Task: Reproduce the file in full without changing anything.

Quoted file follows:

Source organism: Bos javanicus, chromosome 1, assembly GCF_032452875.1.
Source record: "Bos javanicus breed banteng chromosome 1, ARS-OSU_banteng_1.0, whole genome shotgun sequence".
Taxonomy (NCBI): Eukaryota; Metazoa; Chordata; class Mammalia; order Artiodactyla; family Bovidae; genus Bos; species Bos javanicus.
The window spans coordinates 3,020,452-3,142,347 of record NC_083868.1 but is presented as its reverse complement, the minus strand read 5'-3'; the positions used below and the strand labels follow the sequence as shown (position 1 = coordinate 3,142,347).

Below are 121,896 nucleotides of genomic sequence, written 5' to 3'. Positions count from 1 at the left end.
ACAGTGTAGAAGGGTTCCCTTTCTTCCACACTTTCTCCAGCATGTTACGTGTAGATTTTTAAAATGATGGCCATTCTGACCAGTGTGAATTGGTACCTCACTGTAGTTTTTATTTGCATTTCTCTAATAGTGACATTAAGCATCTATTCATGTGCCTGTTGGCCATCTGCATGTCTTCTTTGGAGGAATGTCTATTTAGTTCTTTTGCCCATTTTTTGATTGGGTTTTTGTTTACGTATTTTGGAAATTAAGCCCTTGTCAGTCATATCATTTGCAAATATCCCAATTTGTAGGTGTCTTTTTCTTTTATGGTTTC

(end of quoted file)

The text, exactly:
Source organism: Bos javanicus, chromosome 1, assembly GCF_032452875.1.
Source record: "Bos javanicus breed banteng chromosome 1, ARS-OSU_banteng_1.0, whole genome shotgun sequence".
Taxonomy (NCBI): Eukaryota; Metazoa; Chordata; class Mammalia; order Artiodactyla; family Bovidae; genus Bos; species Bos javanicus.
The window spans coordinates 3,020,452-3,142,347 of record NC_083868.1 but is presented as its reverse complement, the minus strand read 5'-3'; the positions used below and the strand labels follow the sequence as shown (position 1 = coordinate 3,142,347).

Below are 121,896 nucleotides of genomic sequence, written 5' to 3'. Positions count from 1 at the left end.
ACAGTGTAGAAGGGTTCCCTTTCTTCCACACTTTCTCCAGCATGTTACGTGTAGATTTTTAAAATGATGGCCATTCTGACCAGTGTGAATTGGTACCTCACTGTAGTTTTTATTTGCATTTCTCTAATAGTGACATTAAGCATCTATTCATGTGCCTGTTGGCCATCTGCATGTCTTCTTTGGAGGAATGTCTATTTAGTTCTTTTGCCCATTTTTTGATTGGGTTTTTGTTTACGTATTTTGGAAATTAAGCCCTTGTCAGTCATATCATTTGCAAATATCCCAATTTGTAGGTGTCTTTTTCTTTTATGGTTTC